Providers practicing in New York State who are enrolled in Medicaid should strongly consider revisiting their compliance programs following the recent issuance of new requirements by the New York State Office of the Medical Inspector General (OMIG).

On December 28, 2022, the OMIG issued new regulations (18 NYCRR 521-1.1, et seq.) requiring Medicaid-enrolled providers practicing in New York State to maintain their compliance programs in accordance with newly detailed standards and codifying the obligation of providers to self-disclose Medicaid overpayments.

On January 31, 2023, OMIG released three guidance documents to assist providers in ensuring they meet the new obligations. In reviewing the guidance, OMIG states that an effective compliance program:

  • is well-integrated into the company’s operations and supported by the highest levels of the organization, including the chief executive, senior management, and the governing body;
  • promotes adherence to the provider’s legal and ethical obligations; and
  • is reasonably designed and implemented to prevent, detect, and correct non-compliance with Medicaid program requirements, including fraud, waste, and abuse most likely to occur for the provider’s risk areas and organizational experience.

The guidance further provides examples and details of what OMIG considers the necessary items to properly satisfy the seven essential elements of a compliance program, which are:

  1. Written Policies, Procedures, and a Code of Conduct
  2. Establishment of a Compliance Officer and Compliance Committee
  3. Effective Compliance Training and Education
  4. Proper Lines of Communication for Reporting
  5. Defined Disciplinary Standards
  6. Routine Auditing and Monitoring
  7. Established Processes for Responding to Compliance Issues

Of further importance, OMIG has defined the steps it will follow in conducting routine reviews of provider compliance programs. These steps include:

  • Written notification of the review to the required provider;
  • Requiring the provider to download a module from OMIG’s website, complete the module, and submit supporting documentation to OMIG within 30 days for OMIG’s review; and
  • OMIG’s written compliance program assessment, recommendations for improvement, and a numerical scorecard indicating whether the required provider satisfactorily met the compliance requirements for each month of the review period (not to exceed 12 months).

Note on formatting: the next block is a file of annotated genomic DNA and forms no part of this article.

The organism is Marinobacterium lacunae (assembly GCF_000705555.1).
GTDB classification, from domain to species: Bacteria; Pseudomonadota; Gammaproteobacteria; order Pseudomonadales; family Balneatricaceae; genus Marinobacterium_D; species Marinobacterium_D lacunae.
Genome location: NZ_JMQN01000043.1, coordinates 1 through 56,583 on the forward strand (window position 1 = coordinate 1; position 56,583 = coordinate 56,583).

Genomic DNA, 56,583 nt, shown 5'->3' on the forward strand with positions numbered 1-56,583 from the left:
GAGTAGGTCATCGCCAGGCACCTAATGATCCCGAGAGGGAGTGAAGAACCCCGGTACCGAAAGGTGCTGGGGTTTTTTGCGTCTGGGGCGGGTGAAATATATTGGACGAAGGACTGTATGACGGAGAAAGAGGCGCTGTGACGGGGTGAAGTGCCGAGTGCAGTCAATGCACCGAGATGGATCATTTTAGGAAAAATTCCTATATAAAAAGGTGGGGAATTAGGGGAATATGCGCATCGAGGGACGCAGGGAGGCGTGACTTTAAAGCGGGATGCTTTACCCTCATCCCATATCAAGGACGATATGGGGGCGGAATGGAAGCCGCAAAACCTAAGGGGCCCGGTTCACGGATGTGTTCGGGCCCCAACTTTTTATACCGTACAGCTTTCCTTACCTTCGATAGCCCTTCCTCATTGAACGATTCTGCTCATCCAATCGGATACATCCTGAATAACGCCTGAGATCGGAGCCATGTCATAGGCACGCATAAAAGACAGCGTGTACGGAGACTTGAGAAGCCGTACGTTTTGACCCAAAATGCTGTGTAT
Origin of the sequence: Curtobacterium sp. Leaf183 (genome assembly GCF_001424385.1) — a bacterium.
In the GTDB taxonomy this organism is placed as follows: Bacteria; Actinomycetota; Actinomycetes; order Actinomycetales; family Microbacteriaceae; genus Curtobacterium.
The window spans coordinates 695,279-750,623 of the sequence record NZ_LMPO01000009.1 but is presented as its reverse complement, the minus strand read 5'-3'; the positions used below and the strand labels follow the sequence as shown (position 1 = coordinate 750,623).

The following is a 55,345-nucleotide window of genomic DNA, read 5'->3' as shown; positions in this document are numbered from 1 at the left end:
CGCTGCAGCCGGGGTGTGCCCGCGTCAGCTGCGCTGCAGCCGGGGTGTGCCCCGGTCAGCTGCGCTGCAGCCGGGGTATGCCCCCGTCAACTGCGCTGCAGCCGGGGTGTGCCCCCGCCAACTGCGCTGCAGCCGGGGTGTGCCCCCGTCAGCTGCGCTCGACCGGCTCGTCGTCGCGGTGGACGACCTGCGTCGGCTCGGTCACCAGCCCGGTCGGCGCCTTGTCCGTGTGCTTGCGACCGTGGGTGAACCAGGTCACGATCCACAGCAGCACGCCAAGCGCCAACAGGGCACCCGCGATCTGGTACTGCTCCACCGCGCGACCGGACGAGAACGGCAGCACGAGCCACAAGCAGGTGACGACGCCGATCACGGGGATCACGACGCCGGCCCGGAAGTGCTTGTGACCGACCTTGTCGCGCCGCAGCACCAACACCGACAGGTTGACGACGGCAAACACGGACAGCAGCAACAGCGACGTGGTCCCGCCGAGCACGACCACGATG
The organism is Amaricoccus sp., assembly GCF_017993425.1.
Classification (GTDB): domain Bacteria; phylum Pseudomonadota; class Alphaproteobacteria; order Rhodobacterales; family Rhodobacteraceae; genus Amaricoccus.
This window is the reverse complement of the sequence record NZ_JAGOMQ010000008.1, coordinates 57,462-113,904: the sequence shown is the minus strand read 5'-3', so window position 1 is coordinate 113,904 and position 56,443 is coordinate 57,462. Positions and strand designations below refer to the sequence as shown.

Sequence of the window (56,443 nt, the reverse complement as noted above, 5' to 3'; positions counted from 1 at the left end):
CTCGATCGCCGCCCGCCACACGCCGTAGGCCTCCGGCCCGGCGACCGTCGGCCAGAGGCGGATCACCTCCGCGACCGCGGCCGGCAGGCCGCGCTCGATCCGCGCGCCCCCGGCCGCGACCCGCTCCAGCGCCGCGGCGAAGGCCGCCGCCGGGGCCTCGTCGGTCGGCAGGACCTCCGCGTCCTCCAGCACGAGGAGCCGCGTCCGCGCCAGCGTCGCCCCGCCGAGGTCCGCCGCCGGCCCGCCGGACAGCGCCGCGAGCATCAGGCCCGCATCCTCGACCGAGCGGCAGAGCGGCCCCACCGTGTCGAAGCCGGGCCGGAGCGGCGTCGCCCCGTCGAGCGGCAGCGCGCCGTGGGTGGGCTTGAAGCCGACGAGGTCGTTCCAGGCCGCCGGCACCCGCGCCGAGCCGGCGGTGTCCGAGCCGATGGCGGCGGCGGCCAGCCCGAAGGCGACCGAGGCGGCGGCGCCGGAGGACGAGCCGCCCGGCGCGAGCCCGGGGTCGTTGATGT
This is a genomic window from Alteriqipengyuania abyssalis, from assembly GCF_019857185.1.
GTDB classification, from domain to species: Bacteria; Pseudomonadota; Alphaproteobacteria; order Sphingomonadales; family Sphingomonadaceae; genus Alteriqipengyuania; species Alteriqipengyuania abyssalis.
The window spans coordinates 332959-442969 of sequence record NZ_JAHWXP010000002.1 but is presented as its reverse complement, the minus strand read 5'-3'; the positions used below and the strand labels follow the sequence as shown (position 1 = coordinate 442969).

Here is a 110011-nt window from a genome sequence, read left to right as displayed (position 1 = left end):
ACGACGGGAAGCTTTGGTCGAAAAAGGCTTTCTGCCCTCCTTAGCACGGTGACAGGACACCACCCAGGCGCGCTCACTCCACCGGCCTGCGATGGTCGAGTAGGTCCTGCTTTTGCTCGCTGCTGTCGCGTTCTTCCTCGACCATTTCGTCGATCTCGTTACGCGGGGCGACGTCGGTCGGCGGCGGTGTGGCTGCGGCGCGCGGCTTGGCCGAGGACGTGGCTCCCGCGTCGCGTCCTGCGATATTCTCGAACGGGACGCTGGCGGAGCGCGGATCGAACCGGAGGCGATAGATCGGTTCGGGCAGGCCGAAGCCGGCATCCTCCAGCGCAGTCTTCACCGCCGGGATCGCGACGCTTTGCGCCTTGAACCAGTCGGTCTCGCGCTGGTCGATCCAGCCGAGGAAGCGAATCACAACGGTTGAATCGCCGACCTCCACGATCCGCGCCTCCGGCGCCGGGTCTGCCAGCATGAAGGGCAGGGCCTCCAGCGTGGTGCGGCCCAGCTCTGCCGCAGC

Providers should expect OMIG to increase its reviews and thus should take advantage of the 30-day period to reassess their compliance programs and make the necessary changes.

The self-disclosure obligations included in the revised regulations largely codify what was already required of providers under the Affordable Care Act (ACA), which is that self-disclosure and repayment of Medicaid overpayments is mandatory. Providers should recognize this as a sign that the OMIG intends to more closely scrutinize inaction by providers in the face of identified overpayments. Accordingly, providers have an obligation to report, return, and explain any overpayment they receive from the New York State Medicaid program. These repayments must be returned the later of (i) 60 days after the overpayment is identified or (ii) the date any corresponding cost report is due with the overpayment being deemed identified when a person has identified, or “should have” identified, the overpayment “through the exercise of reasonable diligence.” The new regulations specify that a self-disclosure statement must contain a “detailed explanation” of the circumstances giving rise to the overpayment, how the overpayment was discovered, the provider’s corrective action taken, and other elements. By pursuing a self-disclosure, a provider may request a waiver of interest and a repayment plan for return of the overpayment. See 18 NYCRR 531-3.1, et seq.

While the regulations discussed herein became effective immediately upon issuance, OMIG announced in its guidance that it has given providers until March 28, 2023, to adopt and implement the necessary changes to their compliance programs to bring them into conformity with the new regulatory requirements.

Providers would be wise to consult counsel and closely analyze their compliance programs to identify any potential gaps and strengthen their programs now, rather than awaiting the day when an issue arises.